Not your ordinary princess

I was planning to write about sth else, but then I discovered an article on Raja Zarith Sofia’s speech @ UKM recently. It is very refreshing and inspiring I decided to post the excerpt here:-

“Having a good mastery of the English language does not make a Malaysian pro-British or less patriotic.

Rather, she said, fluency in English and a good and strong command of it as a language was necessary in the 21st century, whether in daily life, at social gatherings or at work.

It has nothing to do with being pro-English or pro-British, or with glorifying our British colonial past. It has nothing to do with us being any less nationalistic or patriotic.

Raja Zarith Sofia said she chose to speak on the topic as she felt it was an important and timely issue.

Last year, we celebrated our 50th year of Independence after having been a British colony since the 19th century.

In view of this, I suggest Malaysians, especially our young people who are at school and university, be given opportunities and encouragement to learn how to speak, read and write in English.

She said Malaysians must be able to think on the ability to converse in English as an advantage.

We don’t have to fear the English language. Studying English as a language won’t change us from being Malaysians to being pseudo-English or pseudo-Americans or pseudo-other native English speakers.

Raja Zarith Sofia said Malaysians already have their historical and cultural roots within them which would not be taken away unless they were given up willingly.

She said having a good command of English also meant Malaysians would be able to transmit and convey their knowledge about themselves as a society and as a country to people from other countries.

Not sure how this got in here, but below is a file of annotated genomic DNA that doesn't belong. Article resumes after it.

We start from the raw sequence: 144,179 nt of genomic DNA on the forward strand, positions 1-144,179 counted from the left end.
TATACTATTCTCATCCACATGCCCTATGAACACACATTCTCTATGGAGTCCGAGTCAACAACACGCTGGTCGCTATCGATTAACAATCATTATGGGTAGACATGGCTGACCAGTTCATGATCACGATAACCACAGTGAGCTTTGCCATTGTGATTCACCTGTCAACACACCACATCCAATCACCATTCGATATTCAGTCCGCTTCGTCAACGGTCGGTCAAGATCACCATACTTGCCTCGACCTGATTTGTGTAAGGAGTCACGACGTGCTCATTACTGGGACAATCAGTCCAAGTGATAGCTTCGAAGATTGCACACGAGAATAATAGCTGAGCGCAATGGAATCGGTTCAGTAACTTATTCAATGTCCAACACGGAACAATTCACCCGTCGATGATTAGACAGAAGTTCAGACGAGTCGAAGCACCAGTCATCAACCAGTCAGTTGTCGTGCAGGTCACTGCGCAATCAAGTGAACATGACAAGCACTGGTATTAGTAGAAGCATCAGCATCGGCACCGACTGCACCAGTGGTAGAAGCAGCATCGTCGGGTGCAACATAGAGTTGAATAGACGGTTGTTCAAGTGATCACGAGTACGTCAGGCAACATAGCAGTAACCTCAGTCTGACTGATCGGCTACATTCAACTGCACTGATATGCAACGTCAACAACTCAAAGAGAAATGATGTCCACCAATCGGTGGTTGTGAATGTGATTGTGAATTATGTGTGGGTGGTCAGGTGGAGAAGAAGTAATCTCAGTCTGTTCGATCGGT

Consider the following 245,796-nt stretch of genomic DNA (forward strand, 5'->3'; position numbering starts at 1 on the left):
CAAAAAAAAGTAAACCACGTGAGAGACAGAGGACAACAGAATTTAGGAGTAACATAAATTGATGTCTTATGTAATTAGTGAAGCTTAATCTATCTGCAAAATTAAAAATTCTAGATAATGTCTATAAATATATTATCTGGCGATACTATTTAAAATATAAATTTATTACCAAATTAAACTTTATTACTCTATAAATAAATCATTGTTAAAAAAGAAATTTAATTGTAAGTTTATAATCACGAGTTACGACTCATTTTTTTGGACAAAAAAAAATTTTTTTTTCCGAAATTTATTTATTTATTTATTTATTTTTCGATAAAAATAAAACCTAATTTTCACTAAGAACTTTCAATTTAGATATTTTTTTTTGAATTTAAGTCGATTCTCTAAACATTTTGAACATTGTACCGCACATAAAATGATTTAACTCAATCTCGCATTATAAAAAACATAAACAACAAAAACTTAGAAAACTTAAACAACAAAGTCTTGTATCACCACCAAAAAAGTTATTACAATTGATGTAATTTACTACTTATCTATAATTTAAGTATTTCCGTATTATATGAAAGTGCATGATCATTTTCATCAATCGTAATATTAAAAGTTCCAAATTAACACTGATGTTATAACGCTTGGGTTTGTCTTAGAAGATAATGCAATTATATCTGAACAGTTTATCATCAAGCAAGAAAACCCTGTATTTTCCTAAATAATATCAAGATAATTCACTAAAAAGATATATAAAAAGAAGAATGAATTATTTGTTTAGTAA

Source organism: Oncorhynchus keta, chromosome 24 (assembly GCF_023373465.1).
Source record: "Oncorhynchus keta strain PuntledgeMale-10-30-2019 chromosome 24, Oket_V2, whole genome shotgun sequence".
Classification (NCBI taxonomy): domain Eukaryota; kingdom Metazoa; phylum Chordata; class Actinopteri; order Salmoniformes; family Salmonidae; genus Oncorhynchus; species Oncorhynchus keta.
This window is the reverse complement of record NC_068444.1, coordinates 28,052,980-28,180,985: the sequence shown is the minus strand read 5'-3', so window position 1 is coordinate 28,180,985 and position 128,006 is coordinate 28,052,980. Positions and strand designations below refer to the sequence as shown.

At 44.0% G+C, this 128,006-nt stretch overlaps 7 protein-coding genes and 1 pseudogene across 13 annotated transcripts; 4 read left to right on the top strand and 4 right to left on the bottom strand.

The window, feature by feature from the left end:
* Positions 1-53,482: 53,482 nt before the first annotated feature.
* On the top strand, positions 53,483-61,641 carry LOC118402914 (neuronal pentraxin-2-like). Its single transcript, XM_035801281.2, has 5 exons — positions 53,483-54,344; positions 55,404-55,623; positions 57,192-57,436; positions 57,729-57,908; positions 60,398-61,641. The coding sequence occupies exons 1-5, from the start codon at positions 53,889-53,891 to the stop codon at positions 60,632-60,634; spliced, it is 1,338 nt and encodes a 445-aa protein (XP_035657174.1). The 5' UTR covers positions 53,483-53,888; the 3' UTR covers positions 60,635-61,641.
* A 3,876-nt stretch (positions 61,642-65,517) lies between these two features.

We can also share and exchange our views about national and world events with foreigners who use English as we do, that is, as a means of communication and as a global language.

Offerring herself as an example, she said she is a product of both the Malaysian and Englsih school systems.

I didn’t dye my hair blonde, I haven’t started using blue or green contact lenses. I wear my baju kurung with a great sense of pride.

She acknowledges Malaysian bloggers and their reach – far and wide — using English as their tool to communicate.

As most of us are aware, for good or bad, we too have many bloggers — ranging from ex-journalists who write about political and social issues, usually courting what is controversial, to the young housewife who tells us about her daily life, her children and,during Ramadhan, what she had cooked for the breaking of fast, as well as for “sahur”, complete with colourful photos.

It remains undeniable that blogging cannot be dismissed easily as just a new fad or a new trend of rumours and allegations.

Quoting Thomas L Friedman, she said a new blog is created every seven seconds.

Technorati says there are more than 24 million blogs already and the number is growing at about 70,000 a day, doubling every five months — from Iraqi bloggers who give their own take on news from the front, to bloggers who follow and critique golf-ourse architecture, to poker bloggers, investment bloggers, to just plain you and me bloggers.

Perhaps the reason to write in English is to get a wider readership. The borderless internet world that we are part of means that we can no longer afford to be the proverbial Malay katak bawah tempurung or the ignorant little frog hidden beneath the coconut shell.

We have to try and be bigger frogs who are no longer ignorant and who are merely satisfied with that little world beneath the boring coconut shell. We can still argue and discuss local issues but let’s be more daring and confident, and take our place in the global, blogal world.

Interesting huh…Read the full speech at the following link:

 <3540 Jalan Sudin>

***I have to delete the old guestbook as it is full and now there’s a new GB. Thanks to those who jot down their comments throughout the years. Appreciate it much.


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